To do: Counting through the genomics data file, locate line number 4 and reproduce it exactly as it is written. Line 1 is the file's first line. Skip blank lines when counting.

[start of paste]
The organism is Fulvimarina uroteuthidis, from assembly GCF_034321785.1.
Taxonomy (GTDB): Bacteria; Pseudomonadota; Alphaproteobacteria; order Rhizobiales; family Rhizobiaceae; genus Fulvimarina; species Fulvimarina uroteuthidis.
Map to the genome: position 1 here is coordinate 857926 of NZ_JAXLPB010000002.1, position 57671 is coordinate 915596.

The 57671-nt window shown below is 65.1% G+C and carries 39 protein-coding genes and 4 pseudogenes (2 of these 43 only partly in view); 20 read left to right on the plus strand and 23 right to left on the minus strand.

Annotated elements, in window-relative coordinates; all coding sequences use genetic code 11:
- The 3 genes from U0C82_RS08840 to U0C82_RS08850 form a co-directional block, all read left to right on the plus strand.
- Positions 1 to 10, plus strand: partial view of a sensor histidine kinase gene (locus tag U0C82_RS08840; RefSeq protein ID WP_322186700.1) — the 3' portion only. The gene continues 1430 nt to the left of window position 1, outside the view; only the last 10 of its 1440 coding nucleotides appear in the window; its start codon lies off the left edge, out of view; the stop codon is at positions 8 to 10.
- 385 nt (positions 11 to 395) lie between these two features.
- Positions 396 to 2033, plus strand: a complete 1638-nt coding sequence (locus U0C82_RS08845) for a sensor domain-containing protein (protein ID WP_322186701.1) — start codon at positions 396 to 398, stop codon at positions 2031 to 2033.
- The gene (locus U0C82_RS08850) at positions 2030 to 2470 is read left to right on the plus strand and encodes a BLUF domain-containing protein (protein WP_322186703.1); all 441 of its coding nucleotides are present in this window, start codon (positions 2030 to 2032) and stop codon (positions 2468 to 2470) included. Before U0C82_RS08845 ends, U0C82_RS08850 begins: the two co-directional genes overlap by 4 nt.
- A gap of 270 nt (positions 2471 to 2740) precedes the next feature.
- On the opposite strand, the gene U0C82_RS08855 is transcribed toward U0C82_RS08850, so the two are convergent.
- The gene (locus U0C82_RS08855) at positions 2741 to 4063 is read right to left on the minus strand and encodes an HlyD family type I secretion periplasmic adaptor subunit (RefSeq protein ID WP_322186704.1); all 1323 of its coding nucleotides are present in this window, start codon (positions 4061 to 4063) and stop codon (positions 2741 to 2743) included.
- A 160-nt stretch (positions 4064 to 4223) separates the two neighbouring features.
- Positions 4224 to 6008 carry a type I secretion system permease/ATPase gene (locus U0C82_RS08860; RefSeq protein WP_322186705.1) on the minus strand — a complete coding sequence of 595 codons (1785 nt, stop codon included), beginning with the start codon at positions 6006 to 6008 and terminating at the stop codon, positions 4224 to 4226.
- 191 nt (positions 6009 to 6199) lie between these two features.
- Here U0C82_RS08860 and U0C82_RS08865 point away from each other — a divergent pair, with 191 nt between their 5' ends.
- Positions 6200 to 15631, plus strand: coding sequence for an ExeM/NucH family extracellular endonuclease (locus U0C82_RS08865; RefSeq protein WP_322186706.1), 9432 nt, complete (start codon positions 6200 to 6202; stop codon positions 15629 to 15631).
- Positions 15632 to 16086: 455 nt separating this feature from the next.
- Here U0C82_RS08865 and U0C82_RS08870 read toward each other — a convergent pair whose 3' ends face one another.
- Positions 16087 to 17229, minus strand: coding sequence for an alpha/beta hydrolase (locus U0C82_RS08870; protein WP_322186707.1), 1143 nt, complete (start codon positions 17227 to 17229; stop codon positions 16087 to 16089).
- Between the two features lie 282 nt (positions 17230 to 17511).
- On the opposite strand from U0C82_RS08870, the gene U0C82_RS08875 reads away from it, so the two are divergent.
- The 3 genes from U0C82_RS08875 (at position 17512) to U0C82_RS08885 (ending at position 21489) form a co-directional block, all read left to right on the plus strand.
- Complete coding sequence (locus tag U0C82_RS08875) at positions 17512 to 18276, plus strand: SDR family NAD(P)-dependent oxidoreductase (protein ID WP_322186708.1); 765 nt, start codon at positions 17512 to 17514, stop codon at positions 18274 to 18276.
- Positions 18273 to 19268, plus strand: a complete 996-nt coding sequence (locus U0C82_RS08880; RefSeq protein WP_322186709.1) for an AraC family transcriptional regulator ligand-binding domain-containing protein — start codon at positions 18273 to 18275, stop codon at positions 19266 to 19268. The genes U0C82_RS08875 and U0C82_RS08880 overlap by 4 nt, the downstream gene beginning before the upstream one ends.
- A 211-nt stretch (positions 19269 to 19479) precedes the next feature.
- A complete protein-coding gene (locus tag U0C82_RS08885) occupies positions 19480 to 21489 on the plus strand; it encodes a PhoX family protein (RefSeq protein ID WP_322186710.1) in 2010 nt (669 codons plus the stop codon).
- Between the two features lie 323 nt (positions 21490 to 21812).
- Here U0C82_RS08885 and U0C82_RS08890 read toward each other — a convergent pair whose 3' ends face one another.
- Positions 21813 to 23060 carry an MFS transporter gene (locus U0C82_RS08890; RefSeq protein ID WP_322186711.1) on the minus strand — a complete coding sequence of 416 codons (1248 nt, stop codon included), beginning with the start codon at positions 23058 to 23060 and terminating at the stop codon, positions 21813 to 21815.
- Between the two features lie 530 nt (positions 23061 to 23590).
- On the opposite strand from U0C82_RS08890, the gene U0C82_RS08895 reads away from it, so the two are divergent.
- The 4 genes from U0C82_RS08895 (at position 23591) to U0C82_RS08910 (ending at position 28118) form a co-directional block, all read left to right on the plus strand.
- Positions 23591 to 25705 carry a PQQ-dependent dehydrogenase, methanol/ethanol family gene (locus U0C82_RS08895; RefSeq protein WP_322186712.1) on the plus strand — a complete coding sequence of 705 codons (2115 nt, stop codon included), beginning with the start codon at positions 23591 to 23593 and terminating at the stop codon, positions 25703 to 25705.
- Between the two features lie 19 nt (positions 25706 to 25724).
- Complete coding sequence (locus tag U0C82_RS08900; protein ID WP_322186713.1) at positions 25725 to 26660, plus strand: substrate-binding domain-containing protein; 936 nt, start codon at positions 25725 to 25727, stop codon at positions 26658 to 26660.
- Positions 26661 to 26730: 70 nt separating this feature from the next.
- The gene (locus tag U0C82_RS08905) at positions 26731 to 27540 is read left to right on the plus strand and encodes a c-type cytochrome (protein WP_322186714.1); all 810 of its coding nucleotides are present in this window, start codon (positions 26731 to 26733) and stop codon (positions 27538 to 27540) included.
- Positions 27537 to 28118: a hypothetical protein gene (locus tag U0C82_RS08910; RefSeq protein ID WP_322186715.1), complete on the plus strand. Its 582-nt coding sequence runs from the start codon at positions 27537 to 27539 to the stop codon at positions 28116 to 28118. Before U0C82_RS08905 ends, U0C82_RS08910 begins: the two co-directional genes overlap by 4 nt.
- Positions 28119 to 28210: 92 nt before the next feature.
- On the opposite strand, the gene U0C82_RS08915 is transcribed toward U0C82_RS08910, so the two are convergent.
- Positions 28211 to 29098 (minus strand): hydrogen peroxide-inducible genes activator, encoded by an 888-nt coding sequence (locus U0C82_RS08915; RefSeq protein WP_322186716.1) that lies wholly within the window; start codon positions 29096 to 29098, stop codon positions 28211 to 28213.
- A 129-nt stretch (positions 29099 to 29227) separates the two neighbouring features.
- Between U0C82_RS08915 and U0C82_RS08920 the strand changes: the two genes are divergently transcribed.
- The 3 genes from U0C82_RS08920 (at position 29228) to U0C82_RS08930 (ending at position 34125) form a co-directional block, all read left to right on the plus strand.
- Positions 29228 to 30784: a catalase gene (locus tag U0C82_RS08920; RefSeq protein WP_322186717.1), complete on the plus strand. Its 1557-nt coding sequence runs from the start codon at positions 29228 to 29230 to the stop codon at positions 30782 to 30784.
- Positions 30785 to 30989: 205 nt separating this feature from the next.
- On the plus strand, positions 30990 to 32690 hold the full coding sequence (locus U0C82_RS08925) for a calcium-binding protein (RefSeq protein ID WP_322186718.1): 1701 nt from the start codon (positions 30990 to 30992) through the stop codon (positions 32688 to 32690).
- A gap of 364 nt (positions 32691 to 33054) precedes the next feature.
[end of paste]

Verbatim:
The 57671-nt window shown below is 65.1% G+C and carries 39 protein-coding genes and 4 pseudogenes (2 of these 43 only partly in view); 20 read left to right on the plus strand and 23 right to left on the minus strand.